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Enterprise Products Partners L.P. Message Board

harehau 157 posts  |  Last Activity: 22 hours ago Member since: Oct 10, 2006
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  • Reply to

    E+P stock price change in from 90 day high

    by dkwilk Sep 13, 2014 10:03 AM

    Hedge funds are mediocre investments imo. And they have become the market. Maybe has helped the small investor with volatility and we can invest in smaller cos that they can't begin to buy. Same could be said for private equity, has become too big to really outperform the market. We should be beating the market every year and you don't have to give up 2 and 20% or whatever the going rate is currently. They all want to go public now. Buyer beware.

  • Reply to

    E+P stock price change in from 90 day high

    by dkwilk Sep 13, 2014 10:03 AM
    harehau harehau Sep 16, 2014 8:40 AM Flag

    Calpers eliminating hedge funds from their investment mix, $4 billion reallocated. My guess is this becomes a trend. Too much money, too little op for the couple of trillion in funds. Has taken some volatility out of the market.

  • Reply to

    E+P stock price change in from 90 day high

    by dkwilk Sep 13, 2014 10:03 AM
    harehau harehau Sep 15, 2014 5:22 PM Flag

    Don, thanks, interesting data. I think the best geology should prevail, not a revelation but still think PDCE with Wattenberg, 70% returns and Utica Condensate and Wet Gas, as much as or up to 100%, has to do well. Those two plays are at the top of the returns list, along with the super Marcellus. NBL for the same reasons, Wattenberg and Utica, and some offshore and international, well run company. GPOR also a good bet. For the Permian, you could probably cover it with PXD. But I almost bought AREX today, the returns aren't as good as No Midland but terribly cheap, same for EPE. Still like SN for the EF and TMS. You know the Bakken a lot better than me but OAS is well run. And then you have EOG, which would cover a bunch of plays, ex the NE. I'm fully invested, actually 103% long. But it's the infrastructure plays primarily, you don't have quite the volatility as you do with the e and p s. Bought more PAGP for a sector consolidation. Have been thinking about KMI, where can you find a 5%+ yield on next year's div and growth the co projects at 10% per year to '20. And if we do have LNG exports and supply shortages, KMI's pipe franchise will make a fortune. Also have been buying CEQP, they will hook up with someone, a la Crosstex. My favorite is still Williams but I own too much of it, 15% div growth for the next few years. And Range at some point will print money when gas prices respond to LNG exports, but that could be a few years away.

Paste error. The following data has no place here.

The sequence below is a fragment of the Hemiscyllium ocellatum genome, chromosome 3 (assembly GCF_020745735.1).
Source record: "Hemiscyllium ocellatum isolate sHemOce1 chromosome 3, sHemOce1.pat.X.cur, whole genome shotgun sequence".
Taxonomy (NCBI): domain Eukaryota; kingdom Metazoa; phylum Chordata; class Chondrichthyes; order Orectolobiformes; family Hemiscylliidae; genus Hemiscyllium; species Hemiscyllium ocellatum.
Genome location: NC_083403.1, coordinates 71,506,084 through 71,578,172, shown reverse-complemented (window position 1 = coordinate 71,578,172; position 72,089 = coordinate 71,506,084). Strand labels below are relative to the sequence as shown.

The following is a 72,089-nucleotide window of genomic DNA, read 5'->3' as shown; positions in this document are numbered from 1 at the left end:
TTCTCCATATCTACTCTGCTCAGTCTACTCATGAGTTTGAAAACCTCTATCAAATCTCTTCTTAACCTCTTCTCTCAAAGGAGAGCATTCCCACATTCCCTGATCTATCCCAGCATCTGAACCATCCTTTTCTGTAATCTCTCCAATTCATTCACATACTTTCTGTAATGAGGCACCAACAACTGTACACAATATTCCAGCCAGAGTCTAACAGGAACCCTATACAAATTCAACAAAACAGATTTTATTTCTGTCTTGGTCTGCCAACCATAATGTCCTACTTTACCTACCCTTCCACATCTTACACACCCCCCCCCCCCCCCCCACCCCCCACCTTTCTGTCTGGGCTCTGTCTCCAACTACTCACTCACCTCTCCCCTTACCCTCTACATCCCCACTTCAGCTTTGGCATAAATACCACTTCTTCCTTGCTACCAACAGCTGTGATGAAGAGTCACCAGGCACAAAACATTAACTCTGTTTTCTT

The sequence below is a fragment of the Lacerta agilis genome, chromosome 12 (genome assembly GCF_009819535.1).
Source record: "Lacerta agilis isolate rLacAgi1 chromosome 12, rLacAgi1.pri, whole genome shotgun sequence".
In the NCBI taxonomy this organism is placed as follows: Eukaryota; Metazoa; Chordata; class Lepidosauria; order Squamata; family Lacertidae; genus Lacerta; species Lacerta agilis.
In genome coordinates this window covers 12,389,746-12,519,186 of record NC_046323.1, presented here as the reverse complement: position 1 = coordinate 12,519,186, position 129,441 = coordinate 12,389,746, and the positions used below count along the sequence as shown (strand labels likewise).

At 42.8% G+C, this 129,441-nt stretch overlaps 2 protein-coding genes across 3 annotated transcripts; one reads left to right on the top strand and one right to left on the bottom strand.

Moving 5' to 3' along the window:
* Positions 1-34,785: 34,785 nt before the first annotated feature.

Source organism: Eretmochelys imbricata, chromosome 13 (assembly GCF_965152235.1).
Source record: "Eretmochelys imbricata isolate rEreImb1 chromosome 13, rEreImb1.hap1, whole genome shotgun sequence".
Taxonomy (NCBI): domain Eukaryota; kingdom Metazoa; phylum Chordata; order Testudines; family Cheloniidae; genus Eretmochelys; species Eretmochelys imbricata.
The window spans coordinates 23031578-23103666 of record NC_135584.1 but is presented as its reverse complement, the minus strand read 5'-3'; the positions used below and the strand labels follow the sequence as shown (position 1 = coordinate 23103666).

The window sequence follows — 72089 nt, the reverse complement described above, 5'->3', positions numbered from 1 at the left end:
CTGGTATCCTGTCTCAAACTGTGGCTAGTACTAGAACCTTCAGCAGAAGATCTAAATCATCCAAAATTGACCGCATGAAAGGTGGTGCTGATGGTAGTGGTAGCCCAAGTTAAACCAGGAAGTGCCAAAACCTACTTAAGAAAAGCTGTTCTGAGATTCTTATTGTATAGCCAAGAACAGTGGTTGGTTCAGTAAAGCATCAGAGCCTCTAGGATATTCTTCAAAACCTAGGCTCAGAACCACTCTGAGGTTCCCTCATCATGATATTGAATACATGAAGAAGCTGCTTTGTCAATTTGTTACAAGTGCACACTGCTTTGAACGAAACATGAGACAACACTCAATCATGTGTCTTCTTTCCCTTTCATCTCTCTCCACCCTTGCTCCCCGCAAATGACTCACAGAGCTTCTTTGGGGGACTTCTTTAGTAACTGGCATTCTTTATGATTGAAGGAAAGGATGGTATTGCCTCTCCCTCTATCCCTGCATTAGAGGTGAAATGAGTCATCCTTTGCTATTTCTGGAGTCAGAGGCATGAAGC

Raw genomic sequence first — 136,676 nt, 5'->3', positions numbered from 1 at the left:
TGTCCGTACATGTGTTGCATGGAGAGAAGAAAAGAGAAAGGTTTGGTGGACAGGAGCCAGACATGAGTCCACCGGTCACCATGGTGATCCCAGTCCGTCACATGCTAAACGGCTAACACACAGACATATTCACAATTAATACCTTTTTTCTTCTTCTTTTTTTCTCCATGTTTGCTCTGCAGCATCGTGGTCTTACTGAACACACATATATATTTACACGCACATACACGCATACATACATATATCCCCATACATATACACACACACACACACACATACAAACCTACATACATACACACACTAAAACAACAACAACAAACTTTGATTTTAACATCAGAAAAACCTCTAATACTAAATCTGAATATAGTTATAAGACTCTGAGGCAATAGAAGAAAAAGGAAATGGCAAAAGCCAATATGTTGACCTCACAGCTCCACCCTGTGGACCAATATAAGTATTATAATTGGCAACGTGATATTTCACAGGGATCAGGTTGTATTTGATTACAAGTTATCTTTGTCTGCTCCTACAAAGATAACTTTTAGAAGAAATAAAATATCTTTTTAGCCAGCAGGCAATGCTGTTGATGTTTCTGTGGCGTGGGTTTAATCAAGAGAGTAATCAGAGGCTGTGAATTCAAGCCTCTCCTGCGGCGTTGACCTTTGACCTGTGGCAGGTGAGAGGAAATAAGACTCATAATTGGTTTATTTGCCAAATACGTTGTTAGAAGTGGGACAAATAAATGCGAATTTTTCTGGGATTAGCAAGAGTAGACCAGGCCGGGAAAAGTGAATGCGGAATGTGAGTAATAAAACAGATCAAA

• Reply to

    Illinois Propoposed Fraccing regulations

    by dkwilk Sep 10, 2014 9:20 PM
    harehau harehau Sep 12, 2014 8:08 AM Flag